3 Things to Know About Testamentary Trusts

Wills and Estates

minutes reading time

DATE PUBLISHED: July 23, 2020

A testamentary trust is one way you can provide for a loved one in your will. You may often hear about testamentary trusts being used to prevent an inheritance being lost to creditors or to save on tax. But, before you decide on including a testamentary trust in your will, there are 3 things you should know – what they are, when they are established and what types there are.


A trust is an arrangement where a person (the trustee) holds assets for the benefit of another person/s (the beneficiary).

A testamentary trust is a trust set out in a person’s will. When a person dies, their will can leave a gift to a beneficiary directly or via a trust for the beneficiary’s benefit.

The will maker can set out any terms for the testamentary trust in their will – this may include restrictions on how the trust is managed or give the trustee complete discretion over how the trust is managed (e.g. how assets are distributed to the beneficiary and when).


Because the testamentary trust is set out in a person’s will it will only come into existence once the will maker has died. This means while you are able to change your will, you could remove the testamentary trust from your will or change the terms of it whenever you wish.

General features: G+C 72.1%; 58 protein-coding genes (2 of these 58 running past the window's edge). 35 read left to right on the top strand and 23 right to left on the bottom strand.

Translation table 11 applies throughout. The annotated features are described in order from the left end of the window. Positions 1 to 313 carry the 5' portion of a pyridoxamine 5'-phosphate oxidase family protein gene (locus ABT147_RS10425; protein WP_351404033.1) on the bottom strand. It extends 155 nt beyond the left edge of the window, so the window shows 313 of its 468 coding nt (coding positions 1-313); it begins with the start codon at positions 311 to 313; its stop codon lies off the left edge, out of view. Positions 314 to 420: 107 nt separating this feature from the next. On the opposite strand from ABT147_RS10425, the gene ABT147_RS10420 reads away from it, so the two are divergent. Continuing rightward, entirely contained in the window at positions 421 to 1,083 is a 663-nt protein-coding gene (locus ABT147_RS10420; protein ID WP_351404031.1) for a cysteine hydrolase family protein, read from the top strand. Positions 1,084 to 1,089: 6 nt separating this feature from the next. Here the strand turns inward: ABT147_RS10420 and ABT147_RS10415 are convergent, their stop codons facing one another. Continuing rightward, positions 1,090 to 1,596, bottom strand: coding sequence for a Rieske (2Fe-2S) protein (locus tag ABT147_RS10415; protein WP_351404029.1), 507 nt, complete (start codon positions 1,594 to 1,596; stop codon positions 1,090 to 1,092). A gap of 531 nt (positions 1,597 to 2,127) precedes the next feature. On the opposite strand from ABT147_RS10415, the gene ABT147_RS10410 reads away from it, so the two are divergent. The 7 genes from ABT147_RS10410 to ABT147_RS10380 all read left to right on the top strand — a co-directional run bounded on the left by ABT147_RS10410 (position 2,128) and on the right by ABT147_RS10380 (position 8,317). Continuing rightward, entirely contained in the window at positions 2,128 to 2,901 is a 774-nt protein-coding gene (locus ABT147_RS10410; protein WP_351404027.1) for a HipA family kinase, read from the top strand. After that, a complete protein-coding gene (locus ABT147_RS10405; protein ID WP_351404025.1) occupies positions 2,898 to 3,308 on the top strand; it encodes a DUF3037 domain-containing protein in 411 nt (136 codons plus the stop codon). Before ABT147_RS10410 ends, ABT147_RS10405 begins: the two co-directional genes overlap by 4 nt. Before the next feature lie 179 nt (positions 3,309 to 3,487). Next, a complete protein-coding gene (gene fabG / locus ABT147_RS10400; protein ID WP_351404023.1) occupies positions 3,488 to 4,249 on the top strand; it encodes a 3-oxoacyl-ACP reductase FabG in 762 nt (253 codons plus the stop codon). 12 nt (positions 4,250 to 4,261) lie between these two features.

There are various types of testamentary trusts that can be included in a will for different purposes. Common types of testamentary trusts include:

  1. a simple trust for a child until the child reaches 18 years of age or an older age you specify in your will;
  2. a protective trust to protect a beneficiary who may have a disability or addiction;
  3. a special disability trust for a person with a severe disability (these trusts have various financial benefits but are restrictive on what the assets can be used for); and
  4. a testamentary discretionary trust (these trusts are commonly used to provide the beneficiary with asset protection and or tax planning opportunities).

A testamentary trust may not be appropriate for all beneficiaries so it is important to understand the advantages and disadvantages of a testamentary trust so you can decide whether it would be beneficial or not for your circumstances.

The Wills & Estates Team at McInnes Wilson Lawyers is here to guide you through the estate planning process and to help you achieve your wishes. Please call us to consider if a testamentary trust would be beneficial for your circumstances on (07) 3231 0600.


Why SMSF Members and Advisers Must Review Their Binding Death Benefit Nominations
The 4 Reasons Why A Corporate Trustee Is The Right Move For You
Executors Beware – There Is A Little-Known Tax On Death

March 25, 2021

Taxation and Revenue, Wills and Estates

Corporate Trustee for Self-Managed Superannuation Funds
SMSFs – How Prepared Are You for the Director/Trustee to Unexpectedly Lose Capacity?

March 25, 2021

Wills and Estates

Do You Have Children Living Overseas?
New Enduring Power of Attorney and Advance Health Directive Forms Commenced in Queensland on 30 November 2020
Changing Trustees of Discretionary Trusts – Not as Easy as It Seems